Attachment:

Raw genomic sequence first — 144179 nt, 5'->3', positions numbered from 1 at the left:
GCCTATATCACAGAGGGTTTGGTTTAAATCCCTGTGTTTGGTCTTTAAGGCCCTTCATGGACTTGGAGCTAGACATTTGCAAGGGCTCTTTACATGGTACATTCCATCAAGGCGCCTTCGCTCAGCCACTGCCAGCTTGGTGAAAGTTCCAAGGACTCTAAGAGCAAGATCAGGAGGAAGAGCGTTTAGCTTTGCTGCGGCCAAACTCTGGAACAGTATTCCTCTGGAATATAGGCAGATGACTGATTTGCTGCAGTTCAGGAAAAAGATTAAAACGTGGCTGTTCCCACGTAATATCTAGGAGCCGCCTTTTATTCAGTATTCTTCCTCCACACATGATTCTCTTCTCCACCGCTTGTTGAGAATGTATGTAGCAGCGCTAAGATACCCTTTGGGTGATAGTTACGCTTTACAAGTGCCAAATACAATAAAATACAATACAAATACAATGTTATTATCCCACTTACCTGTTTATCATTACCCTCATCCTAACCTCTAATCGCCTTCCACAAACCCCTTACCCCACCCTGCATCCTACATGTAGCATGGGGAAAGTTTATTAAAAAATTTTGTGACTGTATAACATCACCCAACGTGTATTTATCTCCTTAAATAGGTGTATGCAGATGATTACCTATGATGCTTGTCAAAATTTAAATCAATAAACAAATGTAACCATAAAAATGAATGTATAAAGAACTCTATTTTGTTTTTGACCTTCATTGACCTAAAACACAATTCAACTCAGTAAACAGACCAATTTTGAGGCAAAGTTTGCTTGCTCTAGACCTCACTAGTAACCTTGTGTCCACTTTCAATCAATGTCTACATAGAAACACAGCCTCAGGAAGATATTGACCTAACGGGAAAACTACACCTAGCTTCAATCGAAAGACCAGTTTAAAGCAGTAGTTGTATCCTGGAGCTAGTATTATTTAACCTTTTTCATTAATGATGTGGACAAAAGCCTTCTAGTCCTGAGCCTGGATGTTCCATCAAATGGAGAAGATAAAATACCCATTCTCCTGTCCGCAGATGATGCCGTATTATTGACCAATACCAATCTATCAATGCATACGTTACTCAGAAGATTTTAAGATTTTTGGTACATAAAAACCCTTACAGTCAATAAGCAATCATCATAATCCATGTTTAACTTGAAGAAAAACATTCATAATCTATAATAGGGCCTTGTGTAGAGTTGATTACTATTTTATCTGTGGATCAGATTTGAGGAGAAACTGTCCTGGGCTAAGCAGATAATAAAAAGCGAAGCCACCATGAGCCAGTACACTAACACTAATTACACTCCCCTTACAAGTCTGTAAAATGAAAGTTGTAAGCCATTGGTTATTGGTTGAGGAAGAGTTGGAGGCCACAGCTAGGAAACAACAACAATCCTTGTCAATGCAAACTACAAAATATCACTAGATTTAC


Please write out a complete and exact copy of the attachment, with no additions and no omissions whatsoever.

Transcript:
Raw genomic sequence first — 144179 nt, 5'->3', positions numbered from 1 at the left:
GCCTATATCACAGAGGGTTTGGTTTAAATCCCTGTGTTTGGTCTTTAAGGCCCTTCATGGACTTGGAGCTAGACATTTGCAAGGGCTCTTTACATGGTACATTCCATCAAGGCGCCTTCGCTCAGCCACTGCCAGCTTGGTGAAAGTTCCAAGGACTCTAAGAGCAAGATCAGGAGGAAGAGCGTTTAGCTTTGCTGCGGCCAAACTCTGGAACAGTATTCCTCTGGAATATAGGCAGATGACTGATTTGCTGCAGTTCAGGAAAAAGATTAAAACGTGGCTGTTCCCACGTAATATCTAGGAGCCGCCTTTTATTCAGTATTCTTCCTCCACACATGATTCTCTTCTCCACCGCTTGTTGAGAATGTATGTAGCAGCGCTAAGATACCCTTTGGGTGATAGTTACGCTTTACAAGTGCCAAATACAATAAAATACAATACAAATACAATGTTATTATCCCACTTACCTGTTTATCATTACCCTCATCCTAACCTCTAATCGCCTTCCACAAACCCCTTACCCCACCCTGCATCCTACATGTAGCATGGGGAAAGTTTATTAAAAAATTTTGTGACTGTATAACATCACCCAACGTGTATTTATCTCCTTAAATAGGTGTATGCAGATGATTACCTATGATGCTTGTCAAAATTTAAATCAATAAACAAATGTAACCATAAAAATGAATGTATAAAGAACTCTATTTTGTTTTTGACCTTCATTGACCTAAAACACAATTCAACTCAGTAAACAGACCAATTTTGAGGCAAAGTTTGCTTGCTCTAGACCTCACTAGTAACCTTGTGTCCACTTTCAATCAATGTCTACATAGAAACACAGCCTCAGGAAGATATTGACCTAACGGGAAAACTACACCTAGCTTCAATCGAAAGACCAGTTTAAAGCAGTAGTTGTATCCTGGAGCTAGTATTATTTAACCTTTTTCATTAATGATGTGGACAAAAGCCTTCTAGTCCTGAGCCTGGATGTTCCATCAAATGGAGAAGATAAAATACCCATTCTCCTGTCCGCAGATGATGCCGTATTATTGACCAATACCAATCTATCAATGCATACGTTACTCAGAAGATTTTAAGATTTTTGGTACATAAAAACCCTTACAGTCAATAAGCAATCATCATAATCCATGTTTAACTTGAAGAAAAACATTCATAATCTATAATAGGGCCTTGTGTAGAGTTGATTACTATTTTATCTGTGGATCAGATTTGAGGAGAAACTGTCCTGGGCTAAGCAGATAATAAAAAGCGAAGCCACCATGAGCCAGTACACTAACACTAATTACACTCCCCTTACAAGTCTGTAAAATGAAAGTTGTAAGCCATTGGTTATTGGTTGAGGAAGAGTTGGAGGCCACAGCTAGGAAACAACAACAATCCTTGTCAATGCAAACTACAAAATATCACTAGATTTAC